The commonly-held vision of retirement – leaving the workforce at 65 and moving somewhere sunny and warm – is no longer practical for most older Canadians. Due to a variety of factors, such as a weaker economy, the recent recession, and longer life expectancies, Canadians are retiring later in life more than ever before. Many Canadians now expect to work until they are at least 70. In fact, the Canadian Association of Retired Persons (CARP) now refers to itself by its acronym only, as they believe retirement is not a viable option for most of their members.
With people retiring at later ages, they are also not selling up and moving away the way they used to. This is not only because they may not able to afford a move, but also because by the time they reach this late age of retirement, more of them wish to remain in the home and community they are familiar with rather than try to put down roots in a new city. Most Canadians would prefer to live out their golden years in their homes, and make adjustments to their living arrangements as the need arises.
Recent surveys bear out these trends, as most Canadian seniors report living at home either alone or with a partner (Stats Can). As lives get longer, however, the number of elderly in need of some kind of assistance also increases, whether that is in the form of private in-home health care, retirement home or a nursing facility. Some see the better option as staying put and either remodeling their current home to make it safe for their later years, or downsizing to a stress-free condominium or one level bungalow. There is also the option of hiring in-home care so that one can remain in their current home as it is.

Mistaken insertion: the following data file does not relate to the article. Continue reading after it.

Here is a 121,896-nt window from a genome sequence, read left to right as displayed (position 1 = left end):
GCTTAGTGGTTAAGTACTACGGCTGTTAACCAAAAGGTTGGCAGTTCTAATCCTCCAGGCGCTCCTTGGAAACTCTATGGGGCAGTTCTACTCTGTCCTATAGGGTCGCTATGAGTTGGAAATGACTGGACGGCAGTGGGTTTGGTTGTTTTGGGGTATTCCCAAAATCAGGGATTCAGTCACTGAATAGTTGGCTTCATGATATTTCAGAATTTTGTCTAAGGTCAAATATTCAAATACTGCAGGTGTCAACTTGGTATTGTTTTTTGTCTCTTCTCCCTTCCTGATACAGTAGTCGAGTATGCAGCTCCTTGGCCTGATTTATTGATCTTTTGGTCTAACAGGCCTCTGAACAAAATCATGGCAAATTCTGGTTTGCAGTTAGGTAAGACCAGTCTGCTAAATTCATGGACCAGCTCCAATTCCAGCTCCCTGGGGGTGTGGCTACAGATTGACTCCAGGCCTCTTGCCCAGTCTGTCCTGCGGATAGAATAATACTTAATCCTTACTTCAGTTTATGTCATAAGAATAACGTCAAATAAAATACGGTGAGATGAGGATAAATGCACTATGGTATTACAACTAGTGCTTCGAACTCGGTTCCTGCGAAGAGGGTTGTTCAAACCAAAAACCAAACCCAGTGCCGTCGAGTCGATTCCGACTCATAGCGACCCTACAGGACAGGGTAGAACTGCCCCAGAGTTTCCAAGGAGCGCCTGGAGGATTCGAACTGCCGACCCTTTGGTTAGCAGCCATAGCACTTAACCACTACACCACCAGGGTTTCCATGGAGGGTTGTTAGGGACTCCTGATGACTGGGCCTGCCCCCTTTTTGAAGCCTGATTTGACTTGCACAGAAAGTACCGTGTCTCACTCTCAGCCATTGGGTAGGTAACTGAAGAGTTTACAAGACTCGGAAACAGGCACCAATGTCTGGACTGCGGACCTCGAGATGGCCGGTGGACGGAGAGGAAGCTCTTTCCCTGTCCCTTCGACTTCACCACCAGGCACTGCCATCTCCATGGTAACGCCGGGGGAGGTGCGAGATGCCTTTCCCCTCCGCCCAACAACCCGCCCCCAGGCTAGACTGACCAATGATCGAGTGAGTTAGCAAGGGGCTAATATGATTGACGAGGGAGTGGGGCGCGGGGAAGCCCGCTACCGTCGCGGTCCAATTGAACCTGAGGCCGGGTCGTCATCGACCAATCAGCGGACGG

If you plan to remain in your home after retirement, it is a good idea to do some research well in advance. Find out what the community resources for the elderly are in your area. You may also want to think about making changes to your home now to make it safe later – increased lighting throughout the house and grab bars in the bathroom are two good places to start. With some planning and a few home updates, many elderly retirees can plan to live independently in the homes they know and love for many more years.
This article is provided by:
First Class Home Care Inc.
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